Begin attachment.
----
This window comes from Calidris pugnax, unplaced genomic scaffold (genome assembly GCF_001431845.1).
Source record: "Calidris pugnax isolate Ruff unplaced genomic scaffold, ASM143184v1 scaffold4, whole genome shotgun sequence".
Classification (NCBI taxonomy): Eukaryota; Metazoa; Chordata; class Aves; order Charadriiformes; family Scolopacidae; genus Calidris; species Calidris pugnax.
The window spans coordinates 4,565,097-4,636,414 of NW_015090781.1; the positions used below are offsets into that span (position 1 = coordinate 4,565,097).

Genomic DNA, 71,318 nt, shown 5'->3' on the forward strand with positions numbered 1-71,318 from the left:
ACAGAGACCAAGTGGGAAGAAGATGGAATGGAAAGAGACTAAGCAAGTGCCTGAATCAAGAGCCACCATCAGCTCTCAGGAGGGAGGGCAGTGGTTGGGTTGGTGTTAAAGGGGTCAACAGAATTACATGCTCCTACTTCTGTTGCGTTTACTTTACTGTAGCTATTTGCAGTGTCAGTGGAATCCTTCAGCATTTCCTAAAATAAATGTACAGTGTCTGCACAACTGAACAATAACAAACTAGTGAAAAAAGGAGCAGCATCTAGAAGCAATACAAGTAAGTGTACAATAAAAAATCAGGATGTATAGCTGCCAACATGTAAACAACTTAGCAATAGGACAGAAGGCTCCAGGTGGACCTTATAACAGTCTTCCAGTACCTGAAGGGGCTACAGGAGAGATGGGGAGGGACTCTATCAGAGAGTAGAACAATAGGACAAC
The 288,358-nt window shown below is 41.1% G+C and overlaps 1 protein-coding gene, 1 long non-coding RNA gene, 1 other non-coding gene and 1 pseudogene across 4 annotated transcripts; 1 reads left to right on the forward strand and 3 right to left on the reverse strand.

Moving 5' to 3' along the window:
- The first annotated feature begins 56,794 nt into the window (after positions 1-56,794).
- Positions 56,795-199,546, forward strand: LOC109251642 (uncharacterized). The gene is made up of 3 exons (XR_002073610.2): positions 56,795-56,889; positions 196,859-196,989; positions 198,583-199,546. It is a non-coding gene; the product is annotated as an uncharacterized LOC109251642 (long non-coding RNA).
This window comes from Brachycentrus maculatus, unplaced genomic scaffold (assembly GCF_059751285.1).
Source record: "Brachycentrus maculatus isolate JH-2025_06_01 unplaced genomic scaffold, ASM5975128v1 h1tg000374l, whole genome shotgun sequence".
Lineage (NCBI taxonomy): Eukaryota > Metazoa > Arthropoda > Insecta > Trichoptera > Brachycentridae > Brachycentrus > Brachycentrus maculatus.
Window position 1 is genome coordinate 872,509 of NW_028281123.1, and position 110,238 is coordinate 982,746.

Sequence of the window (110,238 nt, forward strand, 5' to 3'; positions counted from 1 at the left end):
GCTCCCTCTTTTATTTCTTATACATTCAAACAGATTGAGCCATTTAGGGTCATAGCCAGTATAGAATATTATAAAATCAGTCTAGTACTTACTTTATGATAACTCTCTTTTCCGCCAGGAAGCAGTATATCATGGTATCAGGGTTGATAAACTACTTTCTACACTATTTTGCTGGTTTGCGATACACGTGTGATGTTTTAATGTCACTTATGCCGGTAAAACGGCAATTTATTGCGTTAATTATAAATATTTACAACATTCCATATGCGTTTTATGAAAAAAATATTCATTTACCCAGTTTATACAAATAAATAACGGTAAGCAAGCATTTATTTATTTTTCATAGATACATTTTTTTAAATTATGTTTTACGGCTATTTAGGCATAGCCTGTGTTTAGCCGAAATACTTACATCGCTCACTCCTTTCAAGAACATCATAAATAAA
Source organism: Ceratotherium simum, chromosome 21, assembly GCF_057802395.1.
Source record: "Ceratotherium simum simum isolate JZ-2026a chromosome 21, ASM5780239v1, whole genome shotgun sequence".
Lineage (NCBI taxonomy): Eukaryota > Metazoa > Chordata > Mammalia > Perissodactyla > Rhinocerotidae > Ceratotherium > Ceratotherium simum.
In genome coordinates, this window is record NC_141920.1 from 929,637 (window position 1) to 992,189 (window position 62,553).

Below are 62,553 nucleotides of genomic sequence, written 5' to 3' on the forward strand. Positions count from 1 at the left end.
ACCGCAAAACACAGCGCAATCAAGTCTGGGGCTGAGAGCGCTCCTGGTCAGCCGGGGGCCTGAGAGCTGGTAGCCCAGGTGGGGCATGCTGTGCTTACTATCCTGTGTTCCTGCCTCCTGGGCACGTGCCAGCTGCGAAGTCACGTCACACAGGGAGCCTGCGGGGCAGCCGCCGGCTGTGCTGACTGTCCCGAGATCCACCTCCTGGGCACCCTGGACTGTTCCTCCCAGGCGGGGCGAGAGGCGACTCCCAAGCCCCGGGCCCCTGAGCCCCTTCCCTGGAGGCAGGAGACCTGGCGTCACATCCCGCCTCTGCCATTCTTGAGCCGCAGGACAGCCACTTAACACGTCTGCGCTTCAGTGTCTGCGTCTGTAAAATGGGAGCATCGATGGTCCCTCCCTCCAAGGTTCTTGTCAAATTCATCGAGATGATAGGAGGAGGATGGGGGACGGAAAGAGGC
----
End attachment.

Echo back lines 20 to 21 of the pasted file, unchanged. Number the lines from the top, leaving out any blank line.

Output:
In genome coordinates, this window is record NC_141920.1 from 929,637 (window position 1) to 992,189 (window position 62,553).

Below are 62,553 nucleotides of genomic sequence, written 5' to 3' on the forward strand. Positions count from 1 at the left end.